who would not allow him any peace so long as they were near each
other; so Benedict thought it best to give way, and in 528 he left
Subiaco, with some companions, and, after some wanderings, arrived
at Mount Cassino. There he found that the country people still
worshipped some of the old heathen gods, and that there was a grove
which was held sacred to these gods. But he set boldly to work, and,
notwithstanding all that could be done to oppose him, he cut down
the grove, destroyed the idols, and built a little chapel, from
which in time grew up a great and famous monastery, which still
exists. And at Mount Cassino he drew up his Rule in the year 529; so
that the beginning of the monks of St. Benedict was in the very
same year in which heathen philosophy came to its end by the closing
of the schools of Athens (p 143).

PART II (AD 529-543)

Benedict had seen the mischief which arose from too great strictness
of rules. He saw how it led to open disobedience and carelessness in
some, and to hypocritical pretence in others; and therefore he meant
to guard against these faults by making his rule milder than those
of the East. It was to be such that Europeans might keep it without
danger to their health, and he allowed it to be varied according to
the circumstances of the different countries in which it might be
established.

Every Benedictine monastery was to be under an abbot, who was to be
chosen by the monks. The brethren were to obey the abbot in
everything, while the abbot was charged not to be haughty or
tyrannical in using his authority. Next to the abbot there might
either be a "provost," or (which Benedict liked better) there might
be a number of "elders" or "deans," who were to help and advise the
abbot in the government of his monasteries. Any one who wished to
join the order was to undergo trial for a year before admission.
Those who were admitted into it were required to give in a written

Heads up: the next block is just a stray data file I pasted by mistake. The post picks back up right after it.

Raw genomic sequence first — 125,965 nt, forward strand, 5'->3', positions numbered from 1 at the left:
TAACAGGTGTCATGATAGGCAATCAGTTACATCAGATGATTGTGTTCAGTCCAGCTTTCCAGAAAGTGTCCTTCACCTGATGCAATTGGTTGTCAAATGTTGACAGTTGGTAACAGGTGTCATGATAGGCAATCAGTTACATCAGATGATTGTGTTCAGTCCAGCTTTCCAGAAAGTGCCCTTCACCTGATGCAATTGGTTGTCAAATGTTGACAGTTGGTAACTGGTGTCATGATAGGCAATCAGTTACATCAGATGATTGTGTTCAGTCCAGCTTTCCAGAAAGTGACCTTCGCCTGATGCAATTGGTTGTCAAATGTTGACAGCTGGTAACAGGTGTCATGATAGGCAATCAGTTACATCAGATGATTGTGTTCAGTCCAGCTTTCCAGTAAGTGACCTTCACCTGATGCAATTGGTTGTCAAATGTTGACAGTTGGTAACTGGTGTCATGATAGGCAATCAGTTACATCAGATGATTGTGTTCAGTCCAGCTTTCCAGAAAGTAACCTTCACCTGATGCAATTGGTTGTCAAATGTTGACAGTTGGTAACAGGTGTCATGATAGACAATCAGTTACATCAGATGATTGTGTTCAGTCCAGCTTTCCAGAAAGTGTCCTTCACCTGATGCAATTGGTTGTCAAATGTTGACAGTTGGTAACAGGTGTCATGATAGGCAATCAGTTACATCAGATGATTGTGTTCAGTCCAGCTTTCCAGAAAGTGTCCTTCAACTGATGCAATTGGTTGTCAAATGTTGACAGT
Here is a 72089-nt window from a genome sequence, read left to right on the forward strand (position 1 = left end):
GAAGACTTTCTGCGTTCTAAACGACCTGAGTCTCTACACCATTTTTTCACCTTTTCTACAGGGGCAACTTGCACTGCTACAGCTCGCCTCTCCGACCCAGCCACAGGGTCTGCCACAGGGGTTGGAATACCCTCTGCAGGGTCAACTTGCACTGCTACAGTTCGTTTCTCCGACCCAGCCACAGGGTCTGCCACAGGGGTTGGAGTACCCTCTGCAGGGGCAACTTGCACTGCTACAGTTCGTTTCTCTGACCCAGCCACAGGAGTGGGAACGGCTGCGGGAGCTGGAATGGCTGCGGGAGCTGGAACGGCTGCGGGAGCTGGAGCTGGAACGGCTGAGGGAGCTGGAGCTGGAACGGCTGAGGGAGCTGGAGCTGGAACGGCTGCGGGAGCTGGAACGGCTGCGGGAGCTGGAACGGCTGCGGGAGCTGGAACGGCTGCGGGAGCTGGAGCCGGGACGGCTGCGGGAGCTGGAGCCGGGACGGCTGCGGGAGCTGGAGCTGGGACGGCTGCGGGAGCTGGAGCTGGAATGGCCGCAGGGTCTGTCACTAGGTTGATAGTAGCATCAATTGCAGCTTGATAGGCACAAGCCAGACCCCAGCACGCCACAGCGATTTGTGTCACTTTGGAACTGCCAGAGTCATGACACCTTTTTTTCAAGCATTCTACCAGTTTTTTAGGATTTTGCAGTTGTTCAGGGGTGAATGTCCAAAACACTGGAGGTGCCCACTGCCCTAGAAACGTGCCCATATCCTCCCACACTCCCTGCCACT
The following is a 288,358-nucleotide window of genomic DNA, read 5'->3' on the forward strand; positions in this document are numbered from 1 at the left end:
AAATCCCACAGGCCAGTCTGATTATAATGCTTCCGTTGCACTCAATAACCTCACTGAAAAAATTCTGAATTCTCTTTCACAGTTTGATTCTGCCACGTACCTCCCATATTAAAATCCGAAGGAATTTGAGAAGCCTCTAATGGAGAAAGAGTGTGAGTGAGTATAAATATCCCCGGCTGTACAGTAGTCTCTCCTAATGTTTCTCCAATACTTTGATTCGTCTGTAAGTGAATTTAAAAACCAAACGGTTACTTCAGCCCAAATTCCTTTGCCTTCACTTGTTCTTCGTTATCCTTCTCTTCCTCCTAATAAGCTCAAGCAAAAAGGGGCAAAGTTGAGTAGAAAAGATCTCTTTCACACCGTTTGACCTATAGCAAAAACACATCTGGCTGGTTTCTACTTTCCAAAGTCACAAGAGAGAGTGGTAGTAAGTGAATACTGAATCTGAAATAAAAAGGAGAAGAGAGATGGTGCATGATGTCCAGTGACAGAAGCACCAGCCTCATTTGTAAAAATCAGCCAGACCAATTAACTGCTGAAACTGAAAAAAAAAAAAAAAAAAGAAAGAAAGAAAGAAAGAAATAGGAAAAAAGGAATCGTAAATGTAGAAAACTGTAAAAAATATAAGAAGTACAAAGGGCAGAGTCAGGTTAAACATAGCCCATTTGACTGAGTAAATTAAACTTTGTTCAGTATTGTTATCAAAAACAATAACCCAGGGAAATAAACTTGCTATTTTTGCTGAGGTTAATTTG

vow that they would continue in it, that they would amend their
lives, and that they would obey those who were set over them. Every
monk was obliged to give up all his property to the order; nobody
was allowed to have anything of his own, but all things were common
to the brethren. The monks might not receive any presents or
letters, even from their nearest relations, without the abbot's
knowledge and leave, and if a present were sent for one of them, the
abbot had the power to keep it from him, and to give it to any other
monk.

It was one important part of the rule that the monks should have
sufficient employment provided for them. They were to get up at two
o'clock in the morning; they were to attend eight services a day,
or, if they happened to be at a distance from their monastery, they
were to observe the hours of the services by prayer; and they were
to work seven hours. Portions of time were allowed for learning
psalms by heart, and for reading the Scriptures, lives of holy men,
and other edifying books. At meals the monks were not to talk, but
some book was to be read aloud to them. Their food was to be plain
and simple; no flesh was allowed, except to the sick. But all such
matters were to be settled by the abbot, according to the climate
and the season, to the age, the health, and the employment of the
monks. Their dress was to be coarse, but was to be varied according
to circumstances. They were to sleep by ten or twenty in a room,
each in a separate bed, and without taking off their clothes. A dean
was to have the care of each room, and a light was to be kept
burning in each. No talking was to be allowed after the last service
of the day.

The monks were never to go beyond the monastery without leave, and,
in order that there might be little occasion for their going out, it
was to contain within its walls the garden, the well, the mill, the
bakehouse, and other such necessary things. The abbot was to set
every monk his work; if it were found that any one was inclined to
pride himself on his skill in any art or trade, he was not to be
allowed to practise it, but was obliged to take up some other
employment.

Benedict died in 543, and by that time his order had made its way
into France, Spain, and Sicily. It soon drew into itself all the
monks of the West, and was divided into a number of branches, which
all looked up to Benedict as their founder; and, although it would
be a sad mistake to wish for any revival of monkery in our own days,
we ought, in justice, to see and to acknowledge that through God's
providence these monks became the means of great benefits to
mankind. Not only were their services important for the maintenance
of the Gospel where it was already planted, and for the spreading of it
among the heathen, but they cleared forests, brought waste lands
into tillage, and did much to civilize the rude nations among whom
they laboured. After a time, learning began to be cultivated among
them, and during the troubled ages which followed, it found a refuge
in the monasteries. The monks taught the young; they copied the
Scriptures and other ancient books (for printing was as yet
unknown); they wrote histories of their times, and other books of
their own. To them, indeed, it is that we are mainly indebted for
preserving the knowledge of the past through many centuries.